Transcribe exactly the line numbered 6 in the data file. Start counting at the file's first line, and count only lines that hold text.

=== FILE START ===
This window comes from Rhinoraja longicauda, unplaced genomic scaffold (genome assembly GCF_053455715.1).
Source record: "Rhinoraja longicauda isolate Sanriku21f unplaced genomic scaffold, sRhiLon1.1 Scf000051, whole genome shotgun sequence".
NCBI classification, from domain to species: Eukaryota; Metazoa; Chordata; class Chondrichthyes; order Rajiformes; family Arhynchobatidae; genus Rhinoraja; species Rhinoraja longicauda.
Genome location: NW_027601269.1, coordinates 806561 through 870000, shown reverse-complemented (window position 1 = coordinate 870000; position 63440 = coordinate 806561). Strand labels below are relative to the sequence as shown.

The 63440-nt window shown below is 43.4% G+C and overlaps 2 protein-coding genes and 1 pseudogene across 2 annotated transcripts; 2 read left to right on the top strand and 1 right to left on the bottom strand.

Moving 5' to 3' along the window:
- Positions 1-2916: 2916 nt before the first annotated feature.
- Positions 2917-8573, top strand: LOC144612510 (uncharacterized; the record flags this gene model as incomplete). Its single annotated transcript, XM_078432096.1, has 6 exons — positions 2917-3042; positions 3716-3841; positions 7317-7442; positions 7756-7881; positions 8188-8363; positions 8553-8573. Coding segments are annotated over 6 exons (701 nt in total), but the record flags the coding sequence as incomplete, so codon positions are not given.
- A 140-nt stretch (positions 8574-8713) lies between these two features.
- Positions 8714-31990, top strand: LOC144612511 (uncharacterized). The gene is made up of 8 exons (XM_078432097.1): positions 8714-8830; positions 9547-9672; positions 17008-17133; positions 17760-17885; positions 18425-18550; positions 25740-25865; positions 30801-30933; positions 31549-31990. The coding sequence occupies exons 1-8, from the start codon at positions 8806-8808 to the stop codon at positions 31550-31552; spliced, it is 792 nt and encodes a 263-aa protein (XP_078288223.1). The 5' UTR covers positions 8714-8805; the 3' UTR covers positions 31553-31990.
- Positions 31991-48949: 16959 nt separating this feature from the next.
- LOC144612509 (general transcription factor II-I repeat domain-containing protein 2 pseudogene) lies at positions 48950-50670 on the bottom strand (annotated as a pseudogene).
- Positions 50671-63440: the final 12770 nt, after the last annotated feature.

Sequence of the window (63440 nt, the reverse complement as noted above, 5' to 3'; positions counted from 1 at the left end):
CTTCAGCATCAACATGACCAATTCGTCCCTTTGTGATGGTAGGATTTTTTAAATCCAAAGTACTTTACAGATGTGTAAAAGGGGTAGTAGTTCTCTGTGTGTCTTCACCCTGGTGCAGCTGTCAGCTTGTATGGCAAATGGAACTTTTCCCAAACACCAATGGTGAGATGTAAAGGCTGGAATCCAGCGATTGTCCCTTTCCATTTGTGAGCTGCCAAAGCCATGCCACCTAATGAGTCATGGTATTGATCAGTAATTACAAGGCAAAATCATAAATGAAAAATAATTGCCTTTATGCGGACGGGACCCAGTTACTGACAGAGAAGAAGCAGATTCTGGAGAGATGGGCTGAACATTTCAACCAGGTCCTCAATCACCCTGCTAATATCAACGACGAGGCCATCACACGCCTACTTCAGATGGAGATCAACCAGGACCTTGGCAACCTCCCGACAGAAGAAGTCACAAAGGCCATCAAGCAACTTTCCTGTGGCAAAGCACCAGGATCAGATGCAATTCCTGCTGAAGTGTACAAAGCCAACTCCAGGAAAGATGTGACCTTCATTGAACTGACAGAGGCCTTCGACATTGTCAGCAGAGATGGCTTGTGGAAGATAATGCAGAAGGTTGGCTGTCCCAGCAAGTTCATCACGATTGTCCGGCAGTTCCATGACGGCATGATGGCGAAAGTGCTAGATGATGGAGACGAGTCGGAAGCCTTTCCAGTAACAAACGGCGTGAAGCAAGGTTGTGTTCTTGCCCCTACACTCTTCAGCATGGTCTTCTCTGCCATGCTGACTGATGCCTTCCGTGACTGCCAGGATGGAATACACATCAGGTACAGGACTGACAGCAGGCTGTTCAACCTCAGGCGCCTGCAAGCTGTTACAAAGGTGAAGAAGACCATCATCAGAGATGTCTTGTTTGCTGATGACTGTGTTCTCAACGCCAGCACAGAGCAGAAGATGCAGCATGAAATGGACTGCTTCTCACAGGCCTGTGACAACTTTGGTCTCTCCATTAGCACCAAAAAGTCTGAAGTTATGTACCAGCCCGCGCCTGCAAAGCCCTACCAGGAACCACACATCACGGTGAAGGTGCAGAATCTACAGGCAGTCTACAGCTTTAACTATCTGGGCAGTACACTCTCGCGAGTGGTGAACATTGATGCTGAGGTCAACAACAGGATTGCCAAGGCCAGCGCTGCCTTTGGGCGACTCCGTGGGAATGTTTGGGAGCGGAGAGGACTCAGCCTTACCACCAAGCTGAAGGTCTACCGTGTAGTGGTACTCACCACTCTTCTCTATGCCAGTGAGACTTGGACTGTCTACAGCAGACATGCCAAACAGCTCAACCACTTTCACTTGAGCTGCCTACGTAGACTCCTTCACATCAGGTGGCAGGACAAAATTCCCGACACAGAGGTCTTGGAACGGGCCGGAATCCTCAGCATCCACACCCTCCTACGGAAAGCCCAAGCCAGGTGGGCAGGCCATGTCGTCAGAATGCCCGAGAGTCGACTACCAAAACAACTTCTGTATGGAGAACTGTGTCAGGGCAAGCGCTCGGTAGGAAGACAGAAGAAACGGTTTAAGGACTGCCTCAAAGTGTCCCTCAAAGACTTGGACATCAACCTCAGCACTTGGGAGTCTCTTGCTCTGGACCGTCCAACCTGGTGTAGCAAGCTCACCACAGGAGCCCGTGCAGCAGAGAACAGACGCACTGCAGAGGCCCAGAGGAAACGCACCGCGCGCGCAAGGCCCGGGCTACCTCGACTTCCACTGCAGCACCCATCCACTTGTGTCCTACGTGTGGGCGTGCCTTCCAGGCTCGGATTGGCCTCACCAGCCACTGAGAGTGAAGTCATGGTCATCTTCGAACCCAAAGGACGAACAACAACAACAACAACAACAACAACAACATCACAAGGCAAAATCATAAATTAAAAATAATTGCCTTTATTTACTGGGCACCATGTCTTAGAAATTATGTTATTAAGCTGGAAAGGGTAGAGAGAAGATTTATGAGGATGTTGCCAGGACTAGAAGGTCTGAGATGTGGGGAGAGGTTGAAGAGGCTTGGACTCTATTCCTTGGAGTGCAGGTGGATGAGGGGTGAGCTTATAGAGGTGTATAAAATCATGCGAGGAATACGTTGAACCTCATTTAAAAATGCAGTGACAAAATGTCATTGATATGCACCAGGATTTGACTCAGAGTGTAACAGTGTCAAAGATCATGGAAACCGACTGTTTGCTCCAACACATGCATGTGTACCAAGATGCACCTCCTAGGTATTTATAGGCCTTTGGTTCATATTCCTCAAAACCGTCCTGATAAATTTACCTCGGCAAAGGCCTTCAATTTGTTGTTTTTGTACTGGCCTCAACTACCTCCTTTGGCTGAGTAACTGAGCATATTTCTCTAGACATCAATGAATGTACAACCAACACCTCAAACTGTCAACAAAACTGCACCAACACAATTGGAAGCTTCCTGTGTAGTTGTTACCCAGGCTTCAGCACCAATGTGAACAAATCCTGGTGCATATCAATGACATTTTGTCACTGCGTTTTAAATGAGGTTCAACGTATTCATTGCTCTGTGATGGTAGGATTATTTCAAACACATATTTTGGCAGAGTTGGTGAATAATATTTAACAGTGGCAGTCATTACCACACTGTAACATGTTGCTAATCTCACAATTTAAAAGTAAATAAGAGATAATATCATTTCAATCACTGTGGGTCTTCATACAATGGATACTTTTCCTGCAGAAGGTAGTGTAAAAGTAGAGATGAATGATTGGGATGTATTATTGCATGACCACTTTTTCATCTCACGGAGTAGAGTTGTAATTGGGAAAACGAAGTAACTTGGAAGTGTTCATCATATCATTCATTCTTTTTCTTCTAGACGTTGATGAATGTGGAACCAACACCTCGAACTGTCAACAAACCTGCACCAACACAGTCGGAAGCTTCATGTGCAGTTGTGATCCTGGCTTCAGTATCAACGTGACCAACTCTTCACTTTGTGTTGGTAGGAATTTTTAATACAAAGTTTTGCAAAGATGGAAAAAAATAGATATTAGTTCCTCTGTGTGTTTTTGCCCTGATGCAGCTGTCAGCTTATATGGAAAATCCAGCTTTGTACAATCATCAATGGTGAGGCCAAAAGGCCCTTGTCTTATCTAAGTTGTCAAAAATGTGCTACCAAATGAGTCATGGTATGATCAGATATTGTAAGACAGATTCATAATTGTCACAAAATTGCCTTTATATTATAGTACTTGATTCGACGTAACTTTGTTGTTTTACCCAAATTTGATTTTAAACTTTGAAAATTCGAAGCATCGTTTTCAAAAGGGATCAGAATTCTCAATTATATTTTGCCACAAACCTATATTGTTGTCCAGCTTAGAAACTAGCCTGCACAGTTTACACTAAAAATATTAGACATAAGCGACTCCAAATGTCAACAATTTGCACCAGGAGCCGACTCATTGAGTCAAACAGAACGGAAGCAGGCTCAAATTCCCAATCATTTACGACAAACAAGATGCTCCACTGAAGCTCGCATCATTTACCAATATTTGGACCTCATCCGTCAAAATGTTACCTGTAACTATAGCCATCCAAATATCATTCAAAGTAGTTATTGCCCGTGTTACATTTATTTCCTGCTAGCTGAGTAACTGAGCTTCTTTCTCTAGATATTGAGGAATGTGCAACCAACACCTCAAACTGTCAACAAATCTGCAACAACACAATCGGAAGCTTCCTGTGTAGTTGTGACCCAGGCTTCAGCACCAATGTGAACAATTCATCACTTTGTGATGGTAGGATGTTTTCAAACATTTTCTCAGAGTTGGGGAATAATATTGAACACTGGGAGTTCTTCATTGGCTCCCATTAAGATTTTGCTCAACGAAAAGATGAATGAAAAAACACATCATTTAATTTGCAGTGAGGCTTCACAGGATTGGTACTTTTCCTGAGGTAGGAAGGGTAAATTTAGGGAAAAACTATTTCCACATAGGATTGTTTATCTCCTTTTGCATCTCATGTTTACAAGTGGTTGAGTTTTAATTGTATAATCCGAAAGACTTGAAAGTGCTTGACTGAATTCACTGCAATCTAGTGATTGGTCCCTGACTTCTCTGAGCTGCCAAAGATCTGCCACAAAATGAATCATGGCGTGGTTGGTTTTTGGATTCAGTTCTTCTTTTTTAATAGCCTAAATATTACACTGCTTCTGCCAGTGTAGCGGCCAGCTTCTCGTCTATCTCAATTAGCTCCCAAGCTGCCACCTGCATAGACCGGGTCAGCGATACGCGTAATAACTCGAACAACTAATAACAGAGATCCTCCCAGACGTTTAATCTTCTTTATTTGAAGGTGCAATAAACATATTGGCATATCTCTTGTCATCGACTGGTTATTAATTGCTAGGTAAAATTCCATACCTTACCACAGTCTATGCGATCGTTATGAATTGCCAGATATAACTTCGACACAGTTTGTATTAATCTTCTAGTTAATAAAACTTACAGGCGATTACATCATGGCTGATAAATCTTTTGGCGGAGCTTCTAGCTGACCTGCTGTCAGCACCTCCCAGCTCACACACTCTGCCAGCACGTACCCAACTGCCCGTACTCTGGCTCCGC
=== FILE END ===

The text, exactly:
Moving 5' to 3' along the window: